Erna Mae Yeagley

Erna Mae Yeagley, 94, passed away peacefully on July 20, 2013. She was born May 24, 1919, in Satanta, Kan.

She is predeceased by her parents, Ray and Mary (Wolf) Swink and her sisters, Pauline and Ragene. She graduated from Wichita North High School in 1936 and married her classmate, Harold Priddle.

She is survived by one sister, Elizabeth Stephens of Wichita; and three children, Janet Bryant of Marion, Laurence Priddle and wife, Donna, of Smithville, Mo., and Susan Yeagley Sullivan and husband, Ron, of Tucson, Ariz.

Also surviving are seven grandchildren, Stephen Bryant of Peabody; Ann Carr and Jan Helmer of Marion; Doug Priddle of Kansas City, Mo.; Darrel Priddle of Nixa, Mo.; Traci Klasing Williams of Memphis, Tenn.; and Rebecca McGranahan of Long Beach, Calif.; as well as 11 great-grandchildren and 1 great-great-grandchild.

Erna Mae came to the Marion area in the late 1940s when she worked for and then married James E. Yeagley. They bought a farm northwest of Marion in 1952 after the devastating flood in the Marion valley inundated their west-side house with water and mud. She managed the farm and the Marion Rendering Company with Jim until his death in 1968, after which she was helped by her son-in-law, Ray Bryant, and then proceeded to have other adventures, always returning to her home in Marion.

She will be remembered for the care of her family and dedication to community service. She served in the Christian Service Corps at a home for the mentally disabled in Pennsylvania after discovering that the Peace Corps was not for those who wished to express their Christian beliefs.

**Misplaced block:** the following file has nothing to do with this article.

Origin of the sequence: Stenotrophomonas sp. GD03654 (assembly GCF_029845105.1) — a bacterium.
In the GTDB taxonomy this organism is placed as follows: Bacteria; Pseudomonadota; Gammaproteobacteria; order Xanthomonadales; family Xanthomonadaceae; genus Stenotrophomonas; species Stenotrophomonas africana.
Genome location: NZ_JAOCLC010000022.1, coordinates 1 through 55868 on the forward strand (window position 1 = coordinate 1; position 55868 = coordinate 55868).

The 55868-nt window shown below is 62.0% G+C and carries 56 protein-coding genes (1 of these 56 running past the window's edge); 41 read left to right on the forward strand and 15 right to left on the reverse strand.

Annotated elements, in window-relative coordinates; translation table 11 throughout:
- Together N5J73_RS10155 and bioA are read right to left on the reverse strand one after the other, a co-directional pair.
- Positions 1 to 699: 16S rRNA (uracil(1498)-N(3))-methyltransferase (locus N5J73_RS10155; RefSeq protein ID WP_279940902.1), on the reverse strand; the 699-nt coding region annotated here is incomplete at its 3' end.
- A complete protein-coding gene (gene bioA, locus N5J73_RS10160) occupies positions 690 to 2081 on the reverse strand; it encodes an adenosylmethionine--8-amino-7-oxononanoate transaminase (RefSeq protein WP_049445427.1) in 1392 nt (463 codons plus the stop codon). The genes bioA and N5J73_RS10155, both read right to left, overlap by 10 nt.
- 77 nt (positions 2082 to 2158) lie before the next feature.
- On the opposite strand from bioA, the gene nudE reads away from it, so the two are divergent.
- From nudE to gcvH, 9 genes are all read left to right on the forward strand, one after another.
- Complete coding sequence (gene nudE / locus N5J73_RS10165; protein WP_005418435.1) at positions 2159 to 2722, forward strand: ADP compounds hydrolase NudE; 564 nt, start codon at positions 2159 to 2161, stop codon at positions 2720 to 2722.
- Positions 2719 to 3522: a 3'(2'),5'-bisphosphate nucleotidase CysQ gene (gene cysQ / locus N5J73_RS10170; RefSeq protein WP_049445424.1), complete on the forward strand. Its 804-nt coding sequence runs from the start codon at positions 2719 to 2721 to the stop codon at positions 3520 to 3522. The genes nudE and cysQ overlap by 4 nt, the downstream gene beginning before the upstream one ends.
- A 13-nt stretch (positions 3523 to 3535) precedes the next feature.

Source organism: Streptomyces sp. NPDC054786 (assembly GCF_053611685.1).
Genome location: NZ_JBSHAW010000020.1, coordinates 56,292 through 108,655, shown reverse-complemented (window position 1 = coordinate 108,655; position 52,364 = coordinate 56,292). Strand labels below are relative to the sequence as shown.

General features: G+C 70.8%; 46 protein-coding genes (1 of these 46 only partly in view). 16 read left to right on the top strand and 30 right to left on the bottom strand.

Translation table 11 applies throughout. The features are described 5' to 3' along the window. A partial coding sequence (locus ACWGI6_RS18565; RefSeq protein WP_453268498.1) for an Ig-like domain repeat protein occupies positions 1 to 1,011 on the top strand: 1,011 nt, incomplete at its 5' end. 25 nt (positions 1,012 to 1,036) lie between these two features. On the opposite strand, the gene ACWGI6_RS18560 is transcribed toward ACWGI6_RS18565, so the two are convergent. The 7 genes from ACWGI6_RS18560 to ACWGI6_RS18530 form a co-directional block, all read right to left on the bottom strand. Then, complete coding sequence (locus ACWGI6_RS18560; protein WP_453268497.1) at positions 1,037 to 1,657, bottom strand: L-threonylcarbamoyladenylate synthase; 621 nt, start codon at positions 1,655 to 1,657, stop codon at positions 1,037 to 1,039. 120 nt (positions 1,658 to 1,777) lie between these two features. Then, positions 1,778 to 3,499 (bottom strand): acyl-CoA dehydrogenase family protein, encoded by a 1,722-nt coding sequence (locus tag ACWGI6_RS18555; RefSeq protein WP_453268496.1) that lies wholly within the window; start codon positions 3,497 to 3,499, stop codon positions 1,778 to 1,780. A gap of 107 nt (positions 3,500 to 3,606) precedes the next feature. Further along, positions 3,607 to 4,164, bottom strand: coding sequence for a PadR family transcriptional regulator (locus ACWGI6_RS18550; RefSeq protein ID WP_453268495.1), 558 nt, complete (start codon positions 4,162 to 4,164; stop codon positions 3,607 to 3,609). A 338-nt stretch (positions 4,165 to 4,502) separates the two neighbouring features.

She volunteered her time to the Marion Food Bank, the Valley United Methodist Church, and numerous civic organizations. She donated approximately 240 pints (30 gallons) of blood and read the Bible from cover to cover every year for at least 20 years.

She will also be remembered for her stylish dressing — the matching hat, gloves, purse, high heels and, of course, jewelry. Many in Marion were thankful for her sewing skills as she altered their garments and sewed new gowns, suits, and other apparel.

Her first airplane trip, after the Peace Corps, was to visit the Holy Land, and then she traveled the world, visiting all 50 states, most of the Canadian provinces, and all the continents except Antarctica.

Erna Mae gifted her body to research at University of Kansas Medical Center. A memorial fund has been established at Valley United Methodist Church, 300 Santa Fe St., Marion, where she was a member for 56 years. The family plans a celebration of life service at a later date.

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